Hypotony Rates Higher With Implant Than Intravitreal Macular Edema Treatment

Ocular hypotony is more common after dexamethasone implant than intravitreal triamcinolone in vitrectomized eyes.

The rate of ocular hypotony, which causes transient visual impairment, is higher in vitrectomized eyes that received a dexamethasone (DEX) implant compared with those given intravitreal triamcinolone for macular edema, according to research published in Ophthalmology Retina.

Researchers conducted a retrospective, comparative case series to evaluate the rate of complications in eyes that received a DEX implant or intravitreal triamcinolone to treat post-vitrectomy macular edema

The team used medical records of patients who received intravitreal DEX (0.7 mg) or triamcinolone (2 mg) for post-vitrectomy macular edema between July 2014 and December 2021 and had a minimum follow-up duration of 3 months. They evaluated the types and rates of complications, including ocular hypotony (intraocular pressure [IOP] <6 mm Hg) and ocular hypertension (IOP >24 mm Hg).

A total of 148 eyes of 147 patients were included in the study. The DEX group included 75 eyes of 75 patients (mean age, 68.9±11.4 years; 57% men and 43% women) and had a mean follow up duration of 2.7±1.7 years. The triamcinolone group included 73 eyes of 72 patients (mean age, 70.6±12.9; 54% women and 46% women) and had a mean follow-up duration of 2.4±1.6 years. 

The mean CFT significantly improved throughout the study period in both the DEX and IVT groups. However, the rate of complications was more common after DEX.

The researchers found the rate of transient ocular hypotony, both per eye and per injection, was significantly higher in the DEX group compared with the triamcinolone group (13% vs 3% of eyes; P =.039 and 7% vs 0.8% of injections P <.001). They observed a significant decrease in mean visual acuity at the time of ocular hypotony from 1.08±0.65 to 1.48±0.54 logMAR (P =.031) and a return to the mean preinjection level (1.19±0.55 logMAR; P =.688) following resolution of the hypotony after a median of 12 days.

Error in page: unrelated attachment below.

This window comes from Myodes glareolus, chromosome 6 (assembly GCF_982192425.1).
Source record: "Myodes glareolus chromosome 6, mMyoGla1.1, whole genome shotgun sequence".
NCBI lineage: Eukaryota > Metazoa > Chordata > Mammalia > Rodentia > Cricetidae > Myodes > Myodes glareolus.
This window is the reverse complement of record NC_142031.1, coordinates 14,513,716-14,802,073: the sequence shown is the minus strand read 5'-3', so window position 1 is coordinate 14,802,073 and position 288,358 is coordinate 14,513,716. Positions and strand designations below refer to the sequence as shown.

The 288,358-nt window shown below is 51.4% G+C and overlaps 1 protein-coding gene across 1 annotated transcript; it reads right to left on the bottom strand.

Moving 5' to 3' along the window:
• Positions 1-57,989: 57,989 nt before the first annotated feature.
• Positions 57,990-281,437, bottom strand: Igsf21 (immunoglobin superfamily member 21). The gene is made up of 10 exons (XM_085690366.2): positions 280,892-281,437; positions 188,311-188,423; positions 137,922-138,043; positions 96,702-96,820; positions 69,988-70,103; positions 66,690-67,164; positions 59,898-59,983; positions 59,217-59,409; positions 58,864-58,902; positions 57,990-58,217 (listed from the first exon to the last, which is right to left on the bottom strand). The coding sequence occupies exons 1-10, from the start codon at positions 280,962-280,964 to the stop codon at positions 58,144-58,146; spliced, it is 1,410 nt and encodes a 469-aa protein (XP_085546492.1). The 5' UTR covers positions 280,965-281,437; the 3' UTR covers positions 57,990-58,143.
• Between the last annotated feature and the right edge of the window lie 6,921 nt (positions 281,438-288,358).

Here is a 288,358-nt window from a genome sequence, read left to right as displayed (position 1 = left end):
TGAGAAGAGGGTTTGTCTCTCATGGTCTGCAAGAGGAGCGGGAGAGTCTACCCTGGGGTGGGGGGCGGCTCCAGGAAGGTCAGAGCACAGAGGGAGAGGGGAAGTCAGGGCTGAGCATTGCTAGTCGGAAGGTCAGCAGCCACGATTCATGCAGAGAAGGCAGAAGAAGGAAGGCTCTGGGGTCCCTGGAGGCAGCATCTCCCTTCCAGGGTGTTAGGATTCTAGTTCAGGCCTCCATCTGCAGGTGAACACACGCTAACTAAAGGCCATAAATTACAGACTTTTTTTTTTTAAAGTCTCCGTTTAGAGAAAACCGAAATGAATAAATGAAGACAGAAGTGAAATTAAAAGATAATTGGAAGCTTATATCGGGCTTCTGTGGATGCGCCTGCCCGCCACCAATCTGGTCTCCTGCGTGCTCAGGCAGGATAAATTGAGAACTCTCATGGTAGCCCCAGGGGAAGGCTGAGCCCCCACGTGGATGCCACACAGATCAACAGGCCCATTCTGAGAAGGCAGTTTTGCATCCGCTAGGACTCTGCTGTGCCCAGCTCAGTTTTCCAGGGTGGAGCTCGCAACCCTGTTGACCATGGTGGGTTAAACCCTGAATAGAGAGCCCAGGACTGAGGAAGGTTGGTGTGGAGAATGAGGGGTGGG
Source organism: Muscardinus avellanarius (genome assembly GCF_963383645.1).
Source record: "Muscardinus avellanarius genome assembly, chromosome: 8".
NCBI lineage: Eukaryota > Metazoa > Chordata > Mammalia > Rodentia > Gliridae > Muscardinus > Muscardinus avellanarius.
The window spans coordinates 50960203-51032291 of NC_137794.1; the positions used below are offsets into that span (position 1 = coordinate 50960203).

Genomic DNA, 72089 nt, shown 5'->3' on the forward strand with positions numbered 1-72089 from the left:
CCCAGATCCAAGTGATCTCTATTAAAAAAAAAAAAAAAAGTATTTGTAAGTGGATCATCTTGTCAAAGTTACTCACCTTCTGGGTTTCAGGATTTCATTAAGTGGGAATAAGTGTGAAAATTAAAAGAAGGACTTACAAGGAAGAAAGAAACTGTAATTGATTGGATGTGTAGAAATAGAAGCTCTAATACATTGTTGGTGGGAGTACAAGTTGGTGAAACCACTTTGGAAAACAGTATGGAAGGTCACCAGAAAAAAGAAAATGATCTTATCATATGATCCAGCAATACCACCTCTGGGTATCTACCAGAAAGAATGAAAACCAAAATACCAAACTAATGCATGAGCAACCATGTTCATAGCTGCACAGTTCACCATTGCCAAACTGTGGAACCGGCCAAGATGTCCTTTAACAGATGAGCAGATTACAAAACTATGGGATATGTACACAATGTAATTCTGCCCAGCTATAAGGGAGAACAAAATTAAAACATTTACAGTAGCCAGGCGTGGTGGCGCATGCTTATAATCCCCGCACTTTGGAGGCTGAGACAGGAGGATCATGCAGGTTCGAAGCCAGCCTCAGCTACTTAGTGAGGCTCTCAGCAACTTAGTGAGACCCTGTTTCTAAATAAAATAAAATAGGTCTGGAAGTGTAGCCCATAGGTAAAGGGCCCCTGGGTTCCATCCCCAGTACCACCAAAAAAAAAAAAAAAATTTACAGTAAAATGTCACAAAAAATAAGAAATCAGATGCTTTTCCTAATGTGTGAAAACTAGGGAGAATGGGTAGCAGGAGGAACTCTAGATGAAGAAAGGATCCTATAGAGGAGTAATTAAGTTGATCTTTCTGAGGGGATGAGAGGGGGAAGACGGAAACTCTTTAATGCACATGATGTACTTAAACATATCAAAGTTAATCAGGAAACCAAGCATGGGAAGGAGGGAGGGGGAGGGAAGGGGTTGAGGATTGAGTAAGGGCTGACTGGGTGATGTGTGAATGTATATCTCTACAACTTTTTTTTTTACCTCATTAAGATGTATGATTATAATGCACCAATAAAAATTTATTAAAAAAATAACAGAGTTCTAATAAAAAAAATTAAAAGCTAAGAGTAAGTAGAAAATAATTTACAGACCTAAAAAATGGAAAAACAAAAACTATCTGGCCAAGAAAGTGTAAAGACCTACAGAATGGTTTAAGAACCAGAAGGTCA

They report that the incidences of ocular hypertension, vitreous hemorrhage, and rhegmatogenous retinal detachment are not significantly different between the groups. 

“The visual acuity significantly improved throughout the study period after DEX treatment, while the visual acuity significantly improved by 6 months but did not significantly improve after 6 months following IVT treatment,” according to the report. “The mean CFT significantly improved throughout the study period in both the DEX and IVT groups. However, the rate of complications was more common after DEX.”

Limitations of the study include the retrospective design, lack of a protocol for re-injections, differing underlying pathologies, numbers of injections and follow-up durations, subconjunctival lidocaine injection prior to dexamethasone injection in some eyes, potential differences in injection techniques, and inability to evaluate the injection sites and their potential association with complications. 

Disclosure: Some study authors declared affiliations with biotech, pharmaceutical, and/or device companies. Please see the original reference for a full list of authors’ disclosures. 


Wakabayashi T, Liu CK, Anderson HE, et al. A comparison of ocular complications after 0.7-mg dexamethasone implant versus 2 mg of intravitreal triamcinolone in vitrectomized eyes. Ophthalmol Retina. Published online December 23, 2022. doi:10.1016/j.oret.2022.12.009